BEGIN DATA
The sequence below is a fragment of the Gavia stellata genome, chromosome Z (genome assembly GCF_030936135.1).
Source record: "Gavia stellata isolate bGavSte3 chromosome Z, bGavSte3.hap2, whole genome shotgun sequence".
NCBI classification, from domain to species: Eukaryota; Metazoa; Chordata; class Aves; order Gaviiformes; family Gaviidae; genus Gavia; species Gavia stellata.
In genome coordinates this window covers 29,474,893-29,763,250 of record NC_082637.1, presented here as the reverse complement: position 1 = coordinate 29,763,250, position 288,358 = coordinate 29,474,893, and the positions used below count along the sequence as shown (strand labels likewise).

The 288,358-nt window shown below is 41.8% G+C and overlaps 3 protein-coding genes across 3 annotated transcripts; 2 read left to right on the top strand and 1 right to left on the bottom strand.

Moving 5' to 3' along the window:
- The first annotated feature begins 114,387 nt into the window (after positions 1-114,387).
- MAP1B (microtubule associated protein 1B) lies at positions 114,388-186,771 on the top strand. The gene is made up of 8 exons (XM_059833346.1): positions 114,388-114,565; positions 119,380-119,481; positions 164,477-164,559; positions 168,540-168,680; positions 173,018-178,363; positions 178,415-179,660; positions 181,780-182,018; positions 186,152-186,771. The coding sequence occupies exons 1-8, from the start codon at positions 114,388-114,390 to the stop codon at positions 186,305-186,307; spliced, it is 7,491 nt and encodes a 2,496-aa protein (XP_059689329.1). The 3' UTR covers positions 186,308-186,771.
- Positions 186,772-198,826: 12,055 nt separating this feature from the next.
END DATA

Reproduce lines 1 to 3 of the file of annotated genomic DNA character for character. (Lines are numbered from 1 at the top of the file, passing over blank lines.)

The sequence below is a fragment of the Gavia stellata genome, chromosome Z (genome assembly GCF_030936135.1).
Source record: "Gavia stellata isolate bGavSte3 chromosome Z, bGavSte3.hap2, whole genome shotgun sequence".
NCBI classification, from domain to species: Eukaryota; Metazoa; Chordata; class Aves; order Gaviiformes; family Gaviidae; genus Gavia; species Gavia stellata.